Gershwin invites us to think of jellyfish as weeds; of course they are not plants, but they have weedy behaviors that make them continue when other species have given up: "They are highly tolerant of a broad range of environmental conditions; they grow fast, breed early and often, and have a large number of young; and they will eat just about anything that they can get their lips around." They had been in the ocean for millions of years before any other creatures evolved shells or bones, and they didn't get wiped out by any of the five mass die-offs that took away all those other creatures we know only from fossils. "They survived conditions that drove others extinct and stimulated evolution of entirely new forms. And now, in our rapidly changing oceans and climate, jellyfish are again experiencing a renaissance." 




The renaissance is happening because we are making it easy for jellyfish to thrive. We are changing the oceans in ways that are for jellyfish "a dream come true" (a phrase Gershwin uses more than once). People may debate whether humans are causing, say, global warming, but there is certainty that we are causing the boom in jellyfish. Many of Gershwin's chapters detail (often at length and inarguably) the multiple ways that we are doing this, ways that are summing up for an ocean disaster. Overfishing means that there is less predation on jellyfish, and less competition for food resources they enjoy. Pollution affects plenty of creatures in the sea, but barely bothers jellyfish unless it kills off their prey. Coastal construction gives them firm foundations for their polyps to colonize. Eutrophication, the flow of excess nutrients or fertilizer into the ocean, causes an overgrowth of algae which leads to dead zones on the sea floors, and the jellyfish eat the creatures that are supposed to eat the algae. This means there are more jellyfish, fewer fish, and more dead zones. Climate change means low dissolved oxygen, which jellyfish can tolerate better than other creatures, and they aren't as bothered by ocean acidification, either. Jellyfish in many areas have been "the last man standing," and are doing just fine in the remaining areas, too. And if they aren't bothering an area yet, just wait - they happily hitch free rides in the ballast water our ships carry from place to place.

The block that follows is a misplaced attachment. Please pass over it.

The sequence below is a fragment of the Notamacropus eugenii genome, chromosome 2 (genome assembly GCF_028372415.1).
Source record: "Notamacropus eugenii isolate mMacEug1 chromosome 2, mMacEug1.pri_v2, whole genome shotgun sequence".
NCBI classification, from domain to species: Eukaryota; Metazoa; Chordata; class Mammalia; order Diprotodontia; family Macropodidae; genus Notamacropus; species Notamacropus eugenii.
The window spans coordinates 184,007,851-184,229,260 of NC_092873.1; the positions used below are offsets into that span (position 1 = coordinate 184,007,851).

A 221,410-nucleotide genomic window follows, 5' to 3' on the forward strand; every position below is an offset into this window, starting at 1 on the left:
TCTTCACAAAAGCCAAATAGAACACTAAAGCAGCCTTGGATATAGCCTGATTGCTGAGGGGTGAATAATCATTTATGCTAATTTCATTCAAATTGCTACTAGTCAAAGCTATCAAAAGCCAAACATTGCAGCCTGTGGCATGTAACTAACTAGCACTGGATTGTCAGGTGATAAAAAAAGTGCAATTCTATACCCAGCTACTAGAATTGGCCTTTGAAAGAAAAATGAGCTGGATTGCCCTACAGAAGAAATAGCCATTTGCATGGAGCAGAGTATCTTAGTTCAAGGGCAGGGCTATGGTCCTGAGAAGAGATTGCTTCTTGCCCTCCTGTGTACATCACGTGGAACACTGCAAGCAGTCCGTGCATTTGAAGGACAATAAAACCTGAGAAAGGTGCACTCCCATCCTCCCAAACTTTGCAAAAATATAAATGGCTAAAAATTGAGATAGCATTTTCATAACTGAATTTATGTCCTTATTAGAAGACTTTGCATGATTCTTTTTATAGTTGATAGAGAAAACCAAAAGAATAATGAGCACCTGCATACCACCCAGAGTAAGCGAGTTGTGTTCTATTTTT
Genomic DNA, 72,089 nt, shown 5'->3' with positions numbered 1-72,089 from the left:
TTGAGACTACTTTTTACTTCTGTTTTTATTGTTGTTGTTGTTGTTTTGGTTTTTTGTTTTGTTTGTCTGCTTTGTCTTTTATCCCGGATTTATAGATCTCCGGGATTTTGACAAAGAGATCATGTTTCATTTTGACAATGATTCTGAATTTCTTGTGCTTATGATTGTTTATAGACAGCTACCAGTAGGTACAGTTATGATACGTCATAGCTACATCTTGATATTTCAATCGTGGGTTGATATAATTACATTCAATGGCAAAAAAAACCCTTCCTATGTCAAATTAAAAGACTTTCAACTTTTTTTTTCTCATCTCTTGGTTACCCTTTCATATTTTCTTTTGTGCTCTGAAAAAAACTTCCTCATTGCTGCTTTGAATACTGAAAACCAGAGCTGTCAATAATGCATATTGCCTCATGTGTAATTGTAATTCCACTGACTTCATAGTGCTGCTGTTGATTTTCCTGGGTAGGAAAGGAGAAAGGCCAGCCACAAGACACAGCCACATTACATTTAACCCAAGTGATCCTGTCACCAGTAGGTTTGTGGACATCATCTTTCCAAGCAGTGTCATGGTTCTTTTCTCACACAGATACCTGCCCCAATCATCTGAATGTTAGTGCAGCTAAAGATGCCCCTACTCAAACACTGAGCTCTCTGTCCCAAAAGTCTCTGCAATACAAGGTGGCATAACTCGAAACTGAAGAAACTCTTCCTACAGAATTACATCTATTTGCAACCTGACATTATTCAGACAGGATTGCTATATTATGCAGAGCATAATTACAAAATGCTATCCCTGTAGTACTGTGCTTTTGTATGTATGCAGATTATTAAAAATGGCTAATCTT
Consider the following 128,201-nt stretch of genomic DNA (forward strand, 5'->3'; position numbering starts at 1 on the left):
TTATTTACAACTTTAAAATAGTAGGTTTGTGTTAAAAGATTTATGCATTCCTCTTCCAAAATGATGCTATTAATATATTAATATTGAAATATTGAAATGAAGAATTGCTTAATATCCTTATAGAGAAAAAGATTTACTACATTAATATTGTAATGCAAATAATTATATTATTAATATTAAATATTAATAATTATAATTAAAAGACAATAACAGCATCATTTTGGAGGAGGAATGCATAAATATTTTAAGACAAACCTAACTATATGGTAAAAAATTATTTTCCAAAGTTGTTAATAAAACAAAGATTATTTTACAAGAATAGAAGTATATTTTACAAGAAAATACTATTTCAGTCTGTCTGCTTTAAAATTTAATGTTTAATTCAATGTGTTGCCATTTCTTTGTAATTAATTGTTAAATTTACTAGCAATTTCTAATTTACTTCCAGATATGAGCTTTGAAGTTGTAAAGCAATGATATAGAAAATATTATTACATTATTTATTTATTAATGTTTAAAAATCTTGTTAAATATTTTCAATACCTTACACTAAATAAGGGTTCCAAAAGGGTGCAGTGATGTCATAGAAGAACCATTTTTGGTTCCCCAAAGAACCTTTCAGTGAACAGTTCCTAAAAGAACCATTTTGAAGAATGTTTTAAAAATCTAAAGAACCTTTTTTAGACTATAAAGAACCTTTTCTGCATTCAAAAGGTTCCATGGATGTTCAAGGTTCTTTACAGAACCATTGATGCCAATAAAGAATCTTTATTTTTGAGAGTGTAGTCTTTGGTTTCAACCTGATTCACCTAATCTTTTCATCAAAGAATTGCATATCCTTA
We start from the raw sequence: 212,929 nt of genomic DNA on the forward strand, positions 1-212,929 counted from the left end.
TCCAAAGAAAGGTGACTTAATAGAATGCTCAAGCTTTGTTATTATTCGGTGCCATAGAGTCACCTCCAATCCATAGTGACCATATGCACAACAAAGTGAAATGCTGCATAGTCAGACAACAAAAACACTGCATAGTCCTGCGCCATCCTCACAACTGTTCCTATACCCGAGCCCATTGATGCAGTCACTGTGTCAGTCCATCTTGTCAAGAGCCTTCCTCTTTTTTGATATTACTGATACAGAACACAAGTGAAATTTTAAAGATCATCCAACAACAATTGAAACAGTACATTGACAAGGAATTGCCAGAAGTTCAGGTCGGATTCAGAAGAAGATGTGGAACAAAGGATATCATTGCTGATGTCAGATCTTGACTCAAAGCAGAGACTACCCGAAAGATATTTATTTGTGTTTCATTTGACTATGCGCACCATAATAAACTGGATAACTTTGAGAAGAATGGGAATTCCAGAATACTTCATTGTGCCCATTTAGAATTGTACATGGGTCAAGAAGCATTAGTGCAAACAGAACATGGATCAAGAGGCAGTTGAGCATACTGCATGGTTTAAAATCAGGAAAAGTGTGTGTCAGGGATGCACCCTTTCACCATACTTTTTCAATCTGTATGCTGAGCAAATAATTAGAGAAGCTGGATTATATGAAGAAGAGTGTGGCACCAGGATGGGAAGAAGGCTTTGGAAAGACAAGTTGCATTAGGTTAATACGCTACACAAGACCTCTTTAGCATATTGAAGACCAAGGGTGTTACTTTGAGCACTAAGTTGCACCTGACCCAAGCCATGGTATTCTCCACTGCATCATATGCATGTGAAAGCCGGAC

Jellyfish have formed their blooms as a natural part of their life cycle for millions of years, but the changes we have wrought are enabling them to do it bigger, more often, and in more places than ever before. Generally jellyfish are not able to take over a healthy ecosystem. Fish, for instance, are mobile, bigger, and smarter than jellyfish (which, after all, have no brains), and can never lose to them on a level playing field. But if the fish are burdened with overfishing or pollution, the opportunistic jellyfish move in. Gershwin writes of the "double whammy" they inflict of predation (on the eggs and larvae of species higher on the food chain) and competition (for the plankton lower on the food chain which those species would otherwise eat). We ourselves would like to be eating some of those fish species, and jellyfish are starting to outcompete us.  




It is all bad news, perhaps with the tiny exception that the jellyfish that people eat will be there in abundance ("only 36 calories per 3-ounce portion"). Gershwin's book is a serious look at a real problem, but she is a funny and chatty writer who can't let doom get in the way of a jaunty sentence. "It is now clear," she writes, "that our marine ecosystems are in freefall due to multiple stressors, and there is no easy fix. Hell, there isn't even a hard fix. The startling truth is we screwed up." She says you can wear protective clothing when you go swimming in the sea, and you can get a jellyfish forecast on your Smartphone. But neither she nor anyone else has solutions to the jellyfish problem or even realistic suggestions, except for exactly one word that ends the book, and which I will not tell you here. Read it and weep.